Guidebook IV: Creating A saFE pLACE
How to facilitate meaningful and honest community.
Neil was failing his Law degree. He did not need to wait until the results came out; he just knew. First year had been manageable, but the steep second year learning curve was beyond him. It did not seem to matter how hard he worked; Neil could not keep pace with his peers.
To his parents he was ‘the lawyer of the family,’ his mates called him a ‘genius,’ and this was adding to the pressure he was feeling. The only time he felt he could be honest was Tuesday night at Joe’s house. His small group knew the whole story. They didn’t care if he did poorly on his exams. In fact, they knew he hadn’t wanted to study Law in the first place.
“When will you tell your parents?” Sophie asked him that evening.
“This weekend, if I can summon the courage,” he said.
Joe offered to do a role play so Neil could practice. “If you can find the right words here, it might be easier when the audience is less gracious.”
Neil stuttered through his explanation of why this was not the right path for him, and by the end of it, most of the room was in tears.
“You’re doing the right thing,” Sophie said. “Can we pray with you?”
Your small group has the potential to provide meaningful and honest community that your members may not experience anywhere else. What this looks like will depend on the people involved and the culture you commit to creating. It may be helpful to collaborate on the vision for your group when you start meeting together. Ask members to vocalize idea of community and identify their expectations of your group. Here are some ideas to get the conversation started:
In this group:
We are free to be our true selves.
We support one another to achieve our potential.
We listen to one another’s hopes and dreams.
There is grace for when we make mistakes.
We can ask for help if we are struggling.
There is no condemnation or judgment if we make poor choices.
Prayer is our way of supporting one another throughout the week.
Creating a Safe Place
For the material you are studying to have the greatest impact, and for members to engage meaningfully with the content, people need to feel loved and accepted for who they are. As Group Guide, you can facilitate an environment where your members feel safe to be raw and honest. Here are some practical ways you can guide your group towards intentional community.
Take the lead
There is nothing more inspiring than being around someone who is free to be themselves. As you prayerfully consider the topics your group is exploring, think of ways you can share honestly from your own experience. Use examples that highlight your acceptance of imperfection on a journey towards wholeness.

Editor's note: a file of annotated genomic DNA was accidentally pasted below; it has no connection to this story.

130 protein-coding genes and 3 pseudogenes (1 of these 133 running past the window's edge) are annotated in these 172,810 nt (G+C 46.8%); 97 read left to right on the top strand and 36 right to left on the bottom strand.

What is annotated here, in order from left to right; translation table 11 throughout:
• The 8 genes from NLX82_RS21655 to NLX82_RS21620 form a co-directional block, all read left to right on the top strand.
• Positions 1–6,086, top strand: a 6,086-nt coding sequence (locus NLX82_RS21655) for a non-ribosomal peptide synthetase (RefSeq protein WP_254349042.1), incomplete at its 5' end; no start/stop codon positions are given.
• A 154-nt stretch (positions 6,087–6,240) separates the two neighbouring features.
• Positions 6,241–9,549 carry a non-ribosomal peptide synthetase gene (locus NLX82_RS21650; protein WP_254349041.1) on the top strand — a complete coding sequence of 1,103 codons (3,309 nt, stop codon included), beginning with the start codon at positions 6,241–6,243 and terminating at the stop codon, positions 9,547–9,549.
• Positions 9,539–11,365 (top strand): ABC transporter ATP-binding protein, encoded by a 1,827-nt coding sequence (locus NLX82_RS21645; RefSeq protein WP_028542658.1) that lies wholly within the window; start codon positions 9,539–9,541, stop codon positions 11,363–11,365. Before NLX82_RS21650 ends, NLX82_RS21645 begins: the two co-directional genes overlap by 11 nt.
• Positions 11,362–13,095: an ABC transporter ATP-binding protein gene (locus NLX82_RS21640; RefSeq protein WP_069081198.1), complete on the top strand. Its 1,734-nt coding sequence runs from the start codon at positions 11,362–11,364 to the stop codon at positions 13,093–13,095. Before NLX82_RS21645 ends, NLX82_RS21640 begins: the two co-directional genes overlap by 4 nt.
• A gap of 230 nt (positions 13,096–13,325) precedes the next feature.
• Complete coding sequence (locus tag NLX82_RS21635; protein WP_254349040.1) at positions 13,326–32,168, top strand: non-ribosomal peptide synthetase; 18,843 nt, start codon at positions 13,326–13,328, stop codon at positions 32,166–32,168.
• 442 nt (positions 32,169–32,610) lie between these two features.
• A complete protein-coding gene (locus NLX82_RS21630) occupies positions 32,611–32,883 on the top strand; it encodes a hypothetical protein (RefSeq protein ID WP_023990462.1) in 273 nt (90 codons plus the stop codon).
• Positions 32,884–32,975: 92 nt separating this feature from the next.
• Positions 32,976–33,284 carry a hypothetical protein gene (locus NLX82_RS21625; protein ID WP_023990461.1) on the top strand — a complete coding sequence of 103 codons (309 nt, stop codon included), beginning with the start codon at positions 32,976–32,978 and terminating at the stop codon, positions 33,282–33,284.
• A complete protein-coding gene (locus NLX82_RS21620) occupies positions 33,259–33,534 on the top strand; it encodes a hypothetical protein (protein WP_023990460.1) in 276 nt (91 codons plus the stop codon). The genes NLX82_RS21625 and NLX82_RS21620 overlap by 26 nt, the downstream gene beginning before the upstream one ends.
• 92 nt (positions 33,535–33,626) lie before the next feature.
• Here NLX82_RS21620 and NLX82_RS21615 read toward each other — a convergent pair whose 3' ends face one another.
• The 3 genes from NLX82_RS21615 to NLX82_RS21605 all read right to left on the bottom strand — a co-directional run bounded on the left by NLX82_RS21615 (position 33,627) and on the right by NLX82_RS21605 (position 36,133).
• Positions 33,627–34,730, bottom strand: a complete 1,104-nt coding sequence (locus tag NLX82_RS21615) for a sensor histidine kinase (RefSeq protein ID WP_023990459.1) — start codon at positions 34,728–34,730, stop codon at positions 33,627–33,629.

Share the vision
Make a poster or individual print outs of the community vision that you talked about at the beginning of your time together. This will serve as a visual reminder to members of the goal towards which you are working.
When you are planning time together as a small group, create unscheduled space. How this looks will depend on your group. You could allow ten minutes at the beginning of your session to connect in smaller groups - or it might work better for you to leave this time until the end. Another idea is to tailor the content to facilitate conversations throughout the study. Prepare some leading questions and allow space for discussion and/or prayer.
Don't force it
Some members will embrace honest vulnerability more readily than others. It can also take time to develop trust. Do not push people to share beyond what they are comfortable with. Members need to feel safe not to share too.
Advice for You
It is essential that as Group Guide, you also feel safe. Taking on the responsibility of a group full of people with different expectations is challenging. You need to put measures in place to protect yourself, such as:
Have a plan
Preparing well for your group will ensure that there is a flow to your time together on which members can rely. A clear structure will give you something to stick to and will afford your members a sense of security.
If your members have ideas for the group that go beyond your capacity, involve them in the preparations. For example, if they want to eat together as an expression of community, ensure that the tasks are shared out fairly. Stretching yourself beyond your means may lead to reduced capacity to lead well and even resentment.
Just because you are the Group Guide does not mean you cannot benefit from the prayerful support of your members.
Is there anything threatening the safe space you are trying to create in your group? Are there ways in which you are stretched beyond your means? Do you feel free to be yourself in the group? Is there anything you can change in order to facilitate the kind of space you envision?
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